These Researchers Want to Make MRIs More Comfortable With Virtual Reality

Person undergoing an MRI.

Thomas Barwick / Getty Images

Key Takeaways

  • Getting an MRI scan done can be uncomfortable, especially for children, which sometimes hinders the accuracy of the results.
  • To alleviate the discomfort of getting an MRI scan, researchers developed a virtual reality system to distract the patient.
  • This VR system incorporates the sounds and movements of an MRI into the experience to fully immerse the patient.

Undergoing a magnetic resonance imaging scan, also known as an MRI, can often be an uncomfortable experience for many patients, especially children. This unease often leads to fidgeting which can ruin test results. Because of this, researchers have long since tried to find ways to improve the experience.

One team of researchers wants to take this optimization to a new level. 

Scientists at King’s College London are developing an interactive virtual reality system (VR) to be used during MRI scans. This system immerses the patient into a VR environment, distracting them from the test. It even integrates key MRI features, like vibrations and sounds from the machine into the VR experience to make it more realistic.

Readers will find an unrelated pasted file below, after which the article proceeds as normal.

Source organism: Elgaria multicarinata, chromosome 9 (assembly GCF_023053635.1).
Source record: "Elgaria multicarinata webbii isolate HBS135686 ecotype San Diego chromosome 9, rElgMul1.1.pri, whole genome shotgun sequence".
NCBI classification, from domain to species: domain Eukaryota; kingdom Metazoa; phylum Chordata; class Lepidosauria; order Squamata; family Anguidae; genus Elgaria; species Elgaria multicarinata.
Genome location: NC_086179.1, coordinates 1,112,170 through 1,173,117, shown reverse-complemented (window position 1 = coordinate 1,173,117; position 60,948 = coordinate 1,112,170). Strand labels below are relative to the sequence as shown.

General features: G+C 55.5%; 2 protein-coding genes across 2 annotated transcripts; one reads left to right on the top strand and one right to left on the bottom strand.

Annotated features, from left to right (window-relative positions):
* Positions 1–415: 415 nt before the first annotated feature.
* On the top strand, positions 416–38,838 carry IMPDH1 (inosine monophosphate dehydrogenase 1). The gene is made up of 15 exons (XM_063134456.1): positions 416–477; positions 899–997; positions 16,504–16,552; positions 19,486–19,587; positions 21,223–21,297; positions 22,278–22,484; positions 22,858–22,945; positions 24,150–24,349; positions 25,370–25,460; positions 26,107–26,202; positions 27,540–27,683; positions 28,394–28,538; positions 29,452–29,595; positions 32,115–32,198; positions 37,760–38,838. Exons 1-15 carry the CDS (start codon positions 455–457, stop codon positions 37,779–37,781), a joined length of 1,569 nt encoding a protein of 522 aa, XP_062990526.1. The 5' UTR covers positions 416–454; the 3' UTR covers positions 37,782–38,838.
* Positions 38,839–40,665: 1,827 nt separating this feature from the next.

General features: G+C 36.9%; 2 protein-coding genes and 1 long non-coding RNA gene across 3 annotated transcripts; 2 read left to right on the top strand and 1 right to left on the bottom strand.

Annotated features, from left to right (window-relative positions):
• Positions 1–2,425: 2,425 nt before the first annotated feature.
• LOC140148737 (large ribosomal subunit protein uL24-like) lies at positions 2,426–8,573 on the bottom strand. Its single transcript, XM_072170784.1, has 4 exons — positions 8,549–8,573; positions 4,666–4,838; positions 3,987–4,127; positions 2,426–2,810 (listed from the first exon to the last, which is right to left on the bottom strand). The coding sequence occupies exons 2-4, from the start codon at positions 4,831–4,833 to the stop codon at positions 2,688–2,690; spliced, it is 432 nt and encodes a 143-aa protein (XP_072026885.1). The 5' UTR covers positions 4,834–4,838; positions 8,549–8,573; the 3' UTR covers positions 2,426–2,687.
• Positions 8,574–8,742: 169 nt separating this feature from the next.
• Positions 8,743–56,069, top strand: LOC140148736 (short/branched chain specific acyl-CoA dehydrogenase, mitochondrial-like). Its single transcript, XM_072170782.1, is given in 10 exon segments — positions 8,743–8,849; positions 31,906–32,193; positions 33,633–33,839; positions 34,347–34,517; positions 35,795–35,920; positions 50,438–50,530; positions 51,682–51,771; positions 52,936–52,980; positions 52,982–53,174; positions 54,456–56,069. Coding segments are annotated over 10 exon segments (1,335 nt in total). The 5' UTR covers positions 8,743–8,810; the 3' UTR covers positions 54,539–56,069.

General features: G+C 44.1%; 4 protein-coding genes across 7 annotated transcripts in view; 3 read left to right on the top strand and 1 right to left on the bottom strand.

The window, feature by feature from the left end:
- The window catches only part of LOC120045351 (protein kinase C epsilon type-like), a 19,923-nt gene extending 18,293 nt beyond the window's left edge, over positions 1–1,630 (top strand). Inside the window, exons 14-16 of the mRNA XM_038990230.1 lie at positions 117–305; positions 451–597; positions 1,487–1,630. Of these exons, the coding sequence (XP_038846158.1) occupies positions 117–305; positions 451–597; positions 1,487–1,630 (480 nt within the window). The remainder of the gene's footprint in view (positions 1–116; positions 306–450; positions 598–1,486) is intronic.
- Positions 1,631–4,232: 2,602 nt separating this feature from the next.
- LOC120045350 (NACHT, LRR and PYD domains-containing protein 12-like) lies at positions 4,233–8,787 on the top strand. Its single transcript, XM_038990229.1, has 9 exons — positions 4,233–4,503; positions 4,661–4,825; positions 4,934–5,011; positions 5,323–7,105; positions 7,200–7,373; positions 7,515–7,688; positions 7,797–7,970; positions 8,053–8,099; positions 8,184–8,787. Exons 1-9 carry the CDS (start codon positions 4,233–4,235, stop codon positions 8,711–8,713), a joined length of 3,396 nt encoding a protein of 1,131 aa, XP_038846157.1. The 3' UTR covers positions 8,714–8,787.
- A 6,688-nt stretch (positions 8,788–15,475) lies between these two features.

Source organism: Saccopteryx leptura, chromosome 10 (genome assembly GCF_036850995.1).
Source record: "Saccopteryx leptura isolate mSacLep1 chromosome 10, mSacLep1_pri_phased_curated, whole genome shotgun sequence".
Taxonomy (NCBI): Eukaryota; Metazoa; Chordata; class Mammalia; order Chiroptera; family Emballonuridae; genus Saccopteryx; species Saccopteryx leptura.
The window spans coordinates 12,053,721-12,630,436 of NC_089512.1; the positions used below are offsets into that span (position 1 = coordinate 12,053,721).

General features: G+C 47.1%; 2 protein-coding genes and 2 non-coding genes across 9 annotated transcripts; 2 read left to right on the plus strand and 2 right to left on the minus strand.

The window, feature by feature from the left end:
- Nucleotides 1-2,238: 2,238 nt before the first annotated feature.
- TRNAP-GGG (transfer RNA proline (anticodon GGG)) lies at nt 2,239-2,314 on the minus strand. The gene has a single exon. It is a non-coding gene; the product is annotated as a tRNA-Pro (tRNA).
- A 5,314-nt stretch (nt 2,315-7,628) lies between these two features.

Ideally, this should distract the patient during the procedure but keep them concentrated enough for the MRI to be carried out perfectly. The August research was published in the journal Scientific Reports.

Although the project is still in its early days, it shows promise—the next steps will be perfecting and testing it on large groups of patients. The researchers are hopeful technology like this could improve the test for children, individuals with cognitive difficulties, and people with claustrophobia or anxiety.

Remaining Calm During an MRI Is Crucial

“Many people describe being inside an MRI scanner and in particular lying down in the narrow and noisy tunnel as being a very strange experience, which for some can induce a great deal of anxiety,” lead researcher Kun Qian, a post-doctoral researcher in the Centre for the Developing Brain at Kings College London, tells Verywell.

“This is exacerbated during the scan itself, as people are also asked to relax and stay as still as possible, but at the same time are always aware that they are still inside this very alien environment," Qian adds.